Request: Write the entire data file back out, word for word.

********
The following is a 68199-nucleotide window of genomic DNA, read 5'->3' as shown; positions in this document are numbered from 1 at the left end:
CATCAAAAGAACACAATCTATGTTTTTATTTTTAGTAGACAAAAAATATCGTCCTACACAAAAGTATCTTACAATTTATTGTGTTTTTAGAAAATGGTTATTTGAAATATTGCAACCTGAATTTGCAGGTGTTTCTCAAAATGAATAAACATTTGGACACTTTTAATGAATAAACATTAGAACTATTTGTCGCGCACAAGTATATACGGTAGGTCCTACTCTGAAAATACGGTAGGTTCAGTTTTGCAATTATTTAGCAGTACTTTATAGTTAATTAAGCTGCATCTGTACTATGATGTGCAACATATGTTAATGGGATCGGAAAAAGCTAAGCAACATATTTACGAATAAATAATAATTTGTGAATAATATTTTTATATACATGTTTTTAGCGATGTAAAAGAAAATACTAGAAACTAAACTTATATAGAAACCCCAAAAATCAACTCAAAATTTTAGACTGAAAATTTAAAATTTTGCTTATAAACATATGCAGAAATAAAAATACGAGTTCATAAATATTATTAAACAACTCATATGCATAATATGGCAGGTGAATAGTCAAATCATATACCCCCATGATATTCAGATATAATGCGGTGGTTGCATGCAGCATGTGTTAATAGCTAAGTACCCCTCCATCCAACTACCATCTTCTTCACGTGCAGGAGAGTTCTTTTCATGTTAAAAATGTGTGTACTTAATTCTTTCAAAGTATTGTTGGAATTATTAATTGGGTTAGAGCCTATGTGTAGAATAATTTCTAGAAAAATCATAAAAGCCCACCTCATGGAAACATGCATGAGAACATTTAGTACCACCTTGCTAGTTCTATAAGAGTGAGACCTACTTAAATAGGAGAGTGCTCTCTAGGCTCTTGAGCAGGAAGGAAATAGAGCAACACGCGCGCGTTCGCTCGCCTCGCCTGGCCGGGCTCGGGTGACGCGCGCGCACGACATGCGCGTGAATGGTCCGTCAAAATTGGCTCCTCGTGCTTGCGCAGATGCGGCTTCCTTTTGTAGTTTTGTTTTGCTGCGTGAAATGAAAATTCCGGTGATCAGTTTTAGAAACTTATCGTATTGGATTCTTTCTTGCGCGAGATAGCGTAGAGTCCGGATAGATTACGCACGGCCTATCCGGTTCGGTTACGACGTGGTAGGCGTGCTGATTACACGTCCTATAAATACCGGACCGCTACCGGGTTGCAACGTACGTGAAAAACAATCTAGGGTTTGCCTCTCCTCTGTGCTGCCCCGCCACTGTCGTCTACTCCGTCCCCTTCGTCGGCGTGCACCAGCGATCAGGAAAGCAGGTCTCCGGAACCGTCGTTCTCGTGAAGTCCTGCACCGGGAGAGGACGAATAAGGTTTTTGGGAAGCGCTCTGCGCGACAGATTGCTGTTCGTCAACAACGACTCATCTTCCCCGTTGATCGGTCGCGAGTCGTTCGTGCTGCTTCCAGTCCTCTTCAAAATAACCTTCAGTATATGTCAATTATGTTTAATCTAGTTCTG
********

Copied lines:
The following is a 68199-nucleotide window of genomic DNA, read 5'->3' as shown; positions in this document are numbered from 1 at the left end:
CATCAAAAGAACACAATCTATGTTTTTATTTTTAGTAGACAAAAAATATCGTCCTACACAAAAGTATCTTACAATTTATTGTGTTTTTAGAAAATGGTTATTTGAAATATTGCAACCTGAATTTGCAGGTGTTTCTCAAAATGAATAAACATTTGGACACTTTTAATGAATAAACATTAGAACTATTTGTCGCGCACAAGTATATACGGTAGGTCCTACTCTGAAAATACGGTAGGTTCAGTTTTGCAATTATTTAGCAGTACTTTATAGTTAATTAAGCTGCATCTGTACTATGATGTGCAACATATGTTAATGGGATCGGAAAAAGCTAAGCAACATATTTACGAATAAATAATAATTTGTGAATAATATTTTTATATACATGTTTTTAGCGATGTAAAAGAAAATACTAGAAACTAAACTTATATAGAAACCCCAAAAATCAACTCAAAATTTTAGACTGAAAATTTAAAATTTTGCTTATAAACATATGCAGAAATAAAAATACGAGTTCATAAATATTATTAAACAACTCATATGCATAATATGGCAGGTGAATAGTCAAATCATATACCCCCATGATATTCAGATATAATGCGGTGGTTGCATGCAGCATGTGTTAATAGCTAAGTACCCCTCCATCCAACTACCATCTTCTTCACGTGCAGGAGAGTTCTTTTCATGTTAAAAATGTGTGTACTTAATTCTTTCAAAGTATTGTTGGAATTATTAATTGGGTTAGAGCCTATGTGTAGAATAATTTCTAGAAAAATCATAAAAGCCCACCTCATGGAAACATGCATGAGAACATTTAGTACCACCTTGCTAGTTCTATAAGAGTGAGACCTACTTAAATAGGAGAGTGCTCTCTAGGCTCTTGAGCAGGAAGGAAATAGAGCAACACGCGCGCGTTCGCTCGCCTCGCCTGGCCGGGCTCGGGTGACGCGCGCGCACGACATGCGCGTGAATGGTCCGTCAAAATTGGCTCCTCGTGCTTGCGCAGATGCGGCTTCCTTTTGTAGTTTTGTTTTGCTGCGTGAAATGAAAATTCCGGTGATCAGTTTTAGAAACTTATCGTATTGGATTCTTTCTTGCGCGAGATAGCGTAGAGTCCGGATAGATTACGCACGGCCTATCCGGTTCGGTTACGACGTGGTAGGCGTGCTGATTACACGTCCTATAAATACCGGACCGCTACCGGGTTGCAACGTACGTGAAAAACAATCTAGGGTTTGCCTCTCCTCTGTGCTGCCCCGCCACTGTCGTCTACTCCGTCCCCTTCGTCGGCGTGCACCAGCGATCAGGAAAGCAGGTCTCCGGAACCGTCGTTCTCGTGAAGTCCTGCACCGGGAGAGGACGAATAAGGTTTTTGGGAAGCGCTCTGCGCGACAGATTGCTGTTCGTCAACAACGACTCATCTTCCCCGTTGATCGGTCGCGAGTCGTTCGTGCTGCTTCCAGTCCTCTTCAAAATAACCTTCAGTATATGTCAATTATGTTTAATCTAGTTCTG